Clipper maintenance

Apart from regularly removing hairs that get stuck in the razors, it is also important to drip some oil on them about every 10 minutes throughout the clipping process. Doing so helps maintaining your clipper, but will also give a smoother result. It's advised to use clipping oil of the same brand as your clipper. The consistency of the oil may vary per brand, using the right oil will extend your clipper's lifetime.

Additionally, make sure to sharpen the razors. Generally speaking this needs to be done after 3-5 clips. Mind though, that razors from smaller clippers cannot always be sharpened, often you can simply buy a new razor for these clippers, much like you might do with your own razors.

We offer a blade sharpening service at Epplejeck. You can send them to our main office in Drachten or you can hand them in at one of our shops. We'll sharpen the blades and make them look like new. Costs: €7,50 per set.

If your clipper starts shaving slower or experiences loss of power the wear of the carbon brush might be the cause. The carbon brush should be replaced once they have worn down about half way their original length. The clipper's instruction manual should tell you how to replace the carbon brush.

When should I clip my horse?

It is best to wait with clipping until the wintercoat is fully developed. Generally speaking this is around mid October, but it can vary per horse. On average your horse will need to be clipped twice per winter. The first time in late October, the second time in January.

Which clipper should I use?

Which clipper depends on your own preference and whether or not you wish to fully clip your horse or just parts such as legs, ears, or beard. If you decide give your horse a full body clip, a stronger shearing clipper is needed such as the Liscop Lite, the Kerbl farmclipper or the Sectolin SE-600. The razors of these clippers are robust and strong, and thus suitable for larger patches. Legs, ears and beard should be shaved using a smaller clipper with finer razors for increased precision.

Tip: If there is no electrical outlet nearby use a clipper with a rechargeable battery.

Where to start?

Make sure your horse is clean and dry before you start! A wet coat, sand and any other filth will ruin your clipper. Bathing your horse the day before is a smart move. Also make sure the clipper has sharpened razors and a charged battery.

Carefully start clipping near the shoulders. Always shave against the direction of the hairs and avoid lines by shaving in overlapping lanes. Let the clipper do its job; don't push or press down too hard. Let the clipper run through the coat in a smooth manner and straighten skin folds with your hand. Always clip the legs from the outside and pull hind legs forward.

Did you miss bits of hair? Or does the clipper get stuck in the horse's coat? Your clipper might have the wrong settings. Make sure the clipper head is attached corectly: not too tight, but not too loose either. When the screw sits loose the clipper won't get hold of the hairs and if it sits too tight it will create too much friction.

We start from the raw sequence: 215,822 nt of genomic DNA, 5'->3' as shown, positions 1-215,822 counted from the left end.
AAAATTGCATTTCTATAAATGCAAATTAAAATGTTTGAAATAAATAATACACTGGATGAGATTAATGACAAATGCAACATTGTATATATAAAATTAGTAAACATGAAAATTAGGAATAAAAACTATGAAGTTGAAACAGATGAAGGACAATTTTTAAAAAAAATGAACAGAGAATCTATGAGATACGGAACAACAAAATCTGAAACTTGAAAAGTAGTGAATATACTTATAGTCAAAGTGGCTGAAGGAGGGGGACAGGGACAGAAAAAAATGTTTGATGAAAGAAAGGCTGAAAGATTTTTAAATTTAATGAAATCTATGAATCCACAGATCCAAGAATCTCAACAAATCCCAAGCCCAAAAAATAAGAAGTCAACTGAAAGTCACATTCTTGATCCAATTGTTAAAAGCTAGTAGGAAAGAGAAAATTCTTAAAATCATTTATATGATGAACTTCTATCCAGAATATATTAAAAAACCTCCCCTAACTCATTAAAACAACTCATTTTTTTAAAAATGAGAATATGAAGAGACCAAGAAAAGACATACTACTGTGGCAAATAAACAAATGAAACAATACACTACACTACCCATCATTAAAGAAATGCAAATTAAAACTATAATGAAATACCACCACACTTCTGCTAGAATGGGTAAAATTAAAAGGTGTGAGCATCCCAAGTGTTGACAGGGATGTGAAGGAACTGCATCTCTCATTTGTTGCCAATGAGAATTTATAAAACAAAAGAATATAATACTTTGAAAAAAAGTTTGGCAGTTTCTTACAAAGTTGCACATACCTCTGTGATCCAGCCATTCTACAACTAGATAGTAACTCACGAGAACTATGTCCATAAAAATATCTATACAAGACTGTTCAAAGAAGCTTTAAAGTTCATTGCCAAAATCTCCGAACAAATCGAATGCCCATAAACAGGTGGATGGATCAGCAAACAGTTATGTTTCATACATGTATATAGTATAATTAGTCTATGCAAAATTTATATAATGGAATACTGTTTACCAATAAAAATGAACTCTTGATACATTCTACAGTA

What pattern should I clip my horse?
You can clip your horse any way you like depending on your own taste as well as on your training intentions. Most commonly used is the hunter pattern. When clipping this pattern everything but the legs and the saddle spot are clipped. This protects the legs from the cold and avoids chafing and irritation when using the saddle.

Tip: Use your saddle pad to outline which parts not to clip. 
Other patterns
  • Blanket: if you plan on following a basic training regiment you could consider using the blanket pattern. With this pattern you clip the entire horse apart from the legs and the shape of the exercise sheet. 
  • Strip: if you don't rug your horse in the pasture this pattern is advised. Clip the areas that tend to sweat the most by creating a strip from throat latch, down the chest, all the way to the belly. 
  • Trace: the trace clip is similar to the strip clip. Neck and head will be left untouched, additionally the lower part of the belly sides and flanks is clipped as well. With proper rugging this is a good clip for horses that do light to medium work. 
  • Chaser: similar to the blanket clip. Belly, neck and flanks are clipped halfway. The head is either not clipped at all, half, or completely. 
  • Full body clip: if you're entering competitions you should go for this clip pattern. legs, body and head are clipped completely. 
Tip: use a crayon to outline the pattern on your horse before you start clipping. 

My horse is scared, what to do?

Allow your horse to get used to the clipper and the sounds before actually starting. Start a week beforehand and begin by moving the device in a shaving motion along the horse's coat without actually turning it on. Next, allow the horse to get used to the sound by turning it on whilst you're grooming your horse. Does it startle your horse? Don't panic, but simply move the clipper a bit further away. Once you feel your horse is no longer startled by the sound or by the movements acorss its coat you are ready to start clipping. Make sure you have a clutter free environment to work in and have someone else nearby to help you out.

If you don't succeed in calming your horse, you could choose to use a tranquilizer. For example Confidence EQ gel. Apply the gel on the inside of the nostrils about 30 minutes before you wish to start clipping. The gel sends a signal via the nerves to the horse's brain. The gel does not enter the circulatory system, but instead gives natural signals to your horse to make it feel safe.

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